Barbaric Acts Kill Palestinian Sympathy
I know there are many Palestinians out there who are sickened and ashamed by what happened in Gaza to the remains of the six dead Israeli soldiers.
I don’t hold them responsible; I don’t associate them with those acts just because they are Palestinians or Arabs, not in any way.
In fact, I think it’s important now to remember Arabs like the Palestinian man who drowned in the Sea of Galilee a couple of years ago trying to save a drowning Israeli boy. I remember a Jaffa Arab who was killed in 1992, I think, trying to stop a wild man from Gaza who was slashing at Jewish children with a saber.
An old Iraqi Jewish woman in Ramat Gan once told me how her neighbor back in Baghdad, a rich Sunni Muslim, had sheltered her family and scores of other local Jews from a pogrom, and had told the rioters that if they wanted to kill the Jews in his house, they would have to kill him first. A lot of Jews who survived the 1929 pogrom in Hebron could have described the same kind of scenes.
There are some Arabs who have a humanity and courage that is rare to find in any society — including, by the way, among Jews. Then there are many Arabs, although I can’t guess what proportion, who are just ordinary decent people.
But there are some Arabs living in the Middle East who are, to say the least, indecent. They do things that Jews here or anywhere else don’t do, no matter the provocation — and Jews over the years have had their provocations, including some even worse than anything faced by the Palestinians.
There is no shortage of Israeli soldiers who have done despicable things to Palestinians — although less despicable, on the whole, than what soldiers in most, if not all, other armies have been known to do to their enemies.
The point is, we are living next to a society that is, for all its decent people and even its righteous gentiles, different from ours in a crucial way: some of its members are out and out monsters.
Their behavior is utterly demented, yet they’re perfectly sane. Worse, they’re not only tolerated, they’re cheered by many of their peers. And the decent members of Palestinian society seem powerless to stop them or prevent them from coming out again and again.
I’m an Israeli leftist who hates the occupation, and there are a lot of things the Palestinians do that I’m willing to put down to circumstances, to this long tragedy we’ve been living in. Zionists, after all, deliberately killed plenty of innocent Arab civilians in the ’30s and ’40s.
But there are no circumstances that mitigate this reveling in the body parts of the enemy, the grabbing and parading of Israeli bones and gore as trophies. That’s something that can’t be traced to politics, and there is no political solution for it.
Wherever this behavior comes from, it didn’t begin with the bone-snatching in Gaza’s Zeitoun neighborhood. In this intifada, it began with the crowd dancing on the blood of the two soldiers lynched in Ramallah. It resurfaced when two boys in Tekoa were bludgeoned literally to a pulp. It gets reprised every time a crowd of Palestinians gathers to celebrate another bus full of Israelis getting blown apart.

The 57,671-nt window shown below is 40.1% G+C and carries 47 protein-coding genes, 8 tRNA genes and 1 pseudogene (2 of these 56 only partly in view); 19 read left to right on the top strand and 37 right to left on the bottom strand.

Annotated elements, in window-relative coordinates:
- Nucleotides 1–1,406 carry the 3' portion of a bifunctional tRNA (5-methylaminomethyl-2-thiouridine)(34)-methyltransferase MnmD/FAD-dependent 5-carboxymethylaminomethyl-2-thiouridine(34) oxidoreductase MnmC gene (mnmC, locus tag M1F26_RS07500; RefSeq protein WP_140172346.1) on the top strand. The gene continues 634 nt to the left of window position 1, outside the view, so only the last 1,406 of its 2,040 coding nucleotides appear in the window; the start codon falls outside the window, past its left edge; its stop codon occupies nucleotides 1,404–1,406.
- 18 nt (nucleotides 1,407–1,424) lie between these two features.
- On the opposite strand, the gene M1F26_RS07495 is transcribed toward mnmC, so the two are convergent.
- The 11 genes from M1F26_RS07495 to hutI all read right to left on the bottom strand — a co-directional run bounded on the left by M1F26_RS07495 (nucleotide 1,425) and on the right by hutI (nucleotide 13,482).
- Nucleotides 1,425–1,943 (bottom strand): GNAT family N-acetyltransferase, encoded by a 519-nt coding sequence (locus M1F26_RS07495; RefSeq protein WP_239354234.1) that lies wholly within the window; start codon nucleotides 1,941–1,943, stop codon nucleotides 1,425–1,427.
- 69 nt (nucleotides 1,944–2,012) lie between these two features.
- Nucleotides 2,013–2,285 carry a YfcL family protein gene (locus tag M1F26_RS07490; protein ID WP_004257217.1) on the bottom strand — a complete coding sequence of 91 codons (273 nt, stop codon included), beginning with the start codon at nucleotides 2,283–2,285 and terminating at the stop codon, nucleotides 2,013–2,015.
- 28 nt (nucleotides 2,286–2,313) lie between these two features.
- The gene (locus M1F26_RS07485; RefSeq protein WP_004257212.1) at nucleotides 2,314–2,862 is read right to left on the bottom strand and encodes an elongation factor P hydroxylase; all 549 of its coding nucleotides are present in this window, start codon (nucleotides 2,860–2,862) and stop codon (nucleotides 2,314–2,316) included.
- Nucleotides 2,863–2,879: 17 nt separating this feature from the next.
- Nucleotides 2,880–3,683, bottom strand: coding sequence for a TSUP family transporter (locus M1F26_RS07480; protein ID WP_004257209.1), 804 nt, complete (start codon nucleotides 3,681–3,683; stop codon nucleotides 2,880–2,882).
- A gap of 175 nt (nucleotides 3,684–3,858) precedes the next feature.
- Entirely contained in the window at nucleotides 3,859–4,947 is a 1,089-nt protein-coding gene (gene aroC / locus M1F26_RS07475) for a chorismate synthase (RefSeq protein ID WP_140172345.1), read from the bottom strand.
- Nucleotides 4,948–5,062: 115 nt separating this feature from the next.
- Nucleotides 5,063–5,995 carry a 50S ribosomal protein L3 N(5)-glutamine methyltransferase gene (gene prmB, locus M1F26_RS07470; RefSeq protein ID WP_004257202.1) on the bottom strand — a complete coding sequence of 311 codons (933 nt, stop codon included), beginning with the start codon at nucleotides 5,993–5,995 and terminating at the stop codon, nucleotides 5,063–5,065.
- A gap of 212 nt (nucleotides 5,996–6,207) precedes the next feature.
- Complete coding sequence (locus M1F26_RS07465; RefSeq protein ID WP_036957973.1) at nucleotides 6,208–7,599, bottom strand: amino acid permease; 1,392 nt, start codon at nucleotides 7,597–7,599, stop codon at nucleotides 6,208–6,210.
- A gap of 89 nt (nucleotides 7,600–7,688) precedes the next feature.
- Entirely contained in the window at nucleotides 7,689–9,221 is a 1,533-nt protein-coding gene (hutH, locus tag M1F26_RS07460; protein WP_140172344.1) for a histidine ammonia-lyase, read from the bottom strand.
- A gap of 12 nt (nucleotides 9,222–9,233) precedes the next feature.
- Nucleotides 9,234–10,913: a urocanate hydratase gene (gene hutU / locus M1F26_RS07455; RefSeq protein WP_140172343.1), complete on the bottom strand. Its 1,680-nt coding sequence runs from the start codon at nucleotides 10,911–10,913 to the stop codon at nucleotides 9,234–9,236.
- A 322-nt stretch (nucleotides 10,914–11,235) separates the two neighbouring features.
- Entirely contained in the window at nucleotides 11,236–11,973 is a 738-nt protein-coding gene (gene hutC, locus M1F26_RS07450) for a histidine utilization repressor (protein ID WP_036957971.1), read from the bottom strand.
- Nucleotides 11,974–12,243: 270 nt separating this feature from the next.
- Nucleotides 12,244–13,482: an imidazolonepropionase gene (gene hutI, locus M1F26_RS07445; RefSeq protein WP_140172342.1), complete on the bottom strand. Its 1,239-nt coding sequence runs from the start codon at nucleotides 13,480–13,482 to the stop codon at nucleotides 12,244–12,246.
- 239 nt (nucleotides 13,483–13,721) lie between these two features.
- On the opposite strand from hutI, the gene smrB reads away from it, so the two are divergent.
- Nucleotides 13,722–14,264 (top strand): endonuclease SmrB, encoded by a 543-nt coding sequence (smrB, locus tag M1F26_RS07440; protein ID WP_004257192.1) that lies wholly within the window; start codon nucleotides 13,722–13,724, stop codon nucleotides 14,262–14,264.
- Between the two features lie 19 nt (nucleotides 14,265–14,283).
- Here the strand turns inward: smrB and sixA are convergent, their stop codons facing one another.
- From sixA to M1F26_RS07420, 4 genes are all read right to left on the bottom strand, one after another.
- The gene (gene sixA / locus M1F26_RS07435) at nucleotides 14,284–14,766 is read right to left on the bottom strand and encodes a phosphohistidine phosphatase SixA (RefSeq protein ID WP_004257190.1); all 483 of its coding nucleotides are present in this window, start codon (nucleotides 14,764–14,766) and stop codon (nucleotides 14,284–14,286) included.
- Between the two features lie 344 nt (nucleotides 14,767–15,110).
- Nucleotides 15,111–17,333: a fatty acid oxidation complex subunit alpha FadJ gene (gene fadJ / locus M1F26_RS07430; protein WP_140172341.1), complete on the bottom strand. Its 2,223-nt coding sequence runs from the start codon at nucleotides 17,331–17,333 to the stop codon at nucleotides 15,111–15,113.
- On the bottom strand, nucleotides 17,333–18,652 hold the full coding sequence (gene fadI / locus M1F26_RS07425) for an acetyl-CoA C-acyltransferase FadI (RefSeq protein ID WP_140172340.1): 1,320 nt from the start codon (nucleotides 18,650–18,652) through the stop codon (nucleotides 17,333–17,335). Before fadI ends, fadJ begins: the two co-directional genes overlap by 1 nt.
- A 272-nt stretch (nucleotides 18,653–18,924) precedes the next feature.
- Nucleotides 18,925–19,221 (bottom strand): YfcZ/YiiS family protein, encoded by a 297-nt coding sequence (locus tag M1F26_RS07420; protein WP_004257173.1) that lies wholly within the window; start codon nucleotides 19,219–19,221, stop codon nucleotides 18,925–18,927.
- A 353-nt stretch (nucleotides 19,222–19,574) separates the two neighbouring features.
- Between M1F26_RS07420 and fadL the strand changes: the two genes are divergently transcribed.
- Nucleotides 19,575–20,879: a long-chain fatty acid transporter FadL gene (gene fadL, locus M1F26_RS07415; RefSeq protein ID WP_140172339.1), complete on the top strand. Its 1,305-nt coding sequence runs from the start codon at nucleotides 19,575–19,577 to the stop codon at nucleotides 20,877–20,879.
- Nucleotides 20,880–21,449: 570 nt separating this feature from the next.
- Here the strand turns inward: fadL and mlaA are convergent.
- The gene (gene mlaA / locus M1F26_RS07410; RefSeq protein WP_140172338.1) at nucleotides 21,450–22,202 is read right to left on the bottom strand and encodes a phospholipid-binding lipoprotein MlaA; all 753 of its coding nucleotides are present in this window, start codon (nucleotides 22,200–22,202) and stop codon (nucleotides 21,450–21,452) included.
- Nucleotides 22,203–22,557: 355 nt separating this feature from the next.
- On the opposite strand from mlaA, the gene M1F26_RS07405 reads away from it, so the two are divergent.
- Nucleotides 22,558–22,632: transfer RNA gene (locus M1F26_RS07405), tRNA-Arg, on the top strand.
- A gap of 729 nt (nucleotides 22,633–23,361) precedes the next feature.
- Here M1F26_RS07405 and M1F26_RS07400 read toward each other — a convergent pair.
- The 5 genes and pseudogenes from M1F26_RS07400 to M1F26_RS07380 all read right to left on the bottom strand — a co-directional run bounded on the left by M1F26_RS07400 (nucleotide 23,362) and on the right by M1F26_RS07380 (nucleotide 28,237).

This prominent feature of the intifada has hollowed out any idealism I once had about “making up” with the Palestinians and becoming good neighbors. While there are so many I’ve met whom I would love to have as neighbors in my apartment building, and a great many more I haven’t met who are in no way monsters, as far as the Palestinian nation goes, I want a hard border between them and us, and separate national lives — because of what we were reminded of at Zeitoun, because Palestinian society allows that element to flourish.
I’m afraid that this deformed face of the intifada has withered the idealism of a lot of people on the Zionist left. I don’t think it’s made anybody a fan of the occupation, or changed their ideas about where the final borders should be, but it’s blighted the spirit of the peace movement. Speaking for myself, it’s deadened my heart toward the Palestinians.
As much as ever, I’m still filled with rage at Israelis who enjoy abusing and humiliating innocent people. I still have no tolerance for sadism. But my attitude has become sort of abstract, a matter of conscience alone, because while I still feel fury at the bullies, I no longer feel compassion for the victims.
If I knew that the civilians being treated viciously were not enthusiasts of Hamas, Islamic Jihad or Al Aqsa Martyrs Brigade, that they did not root for the violent deaths of Israeli children, then my heart would go out to them as before.
But since the intifada began, I know there’s a very strong chance that a given Palestinian goes around hoping that the suicide bombers will get through. So unless I know otherwise, I’ll believe in his human rights, but I can’t feel any sympathy for him. Too much candy has passed between Palestinian hands for that.
Sympathy for the Palestinians and shame over their repression were the animating emotions of the Israeli peace movement, but the eager barbarity of the intifada has removed much of that shame and about all of the sympathy. What remains for peaceniks is a hatred of injustice and brutality, and a yearning for security, but a numbed heart.
To all the brave and humane or even just decent Palestinians out there, I’m sorry. In no way am I blaming you. I just hope you won’t blame me, either.
Larry Derfner is the Tel Aviv correspondent for The Jewish Journal.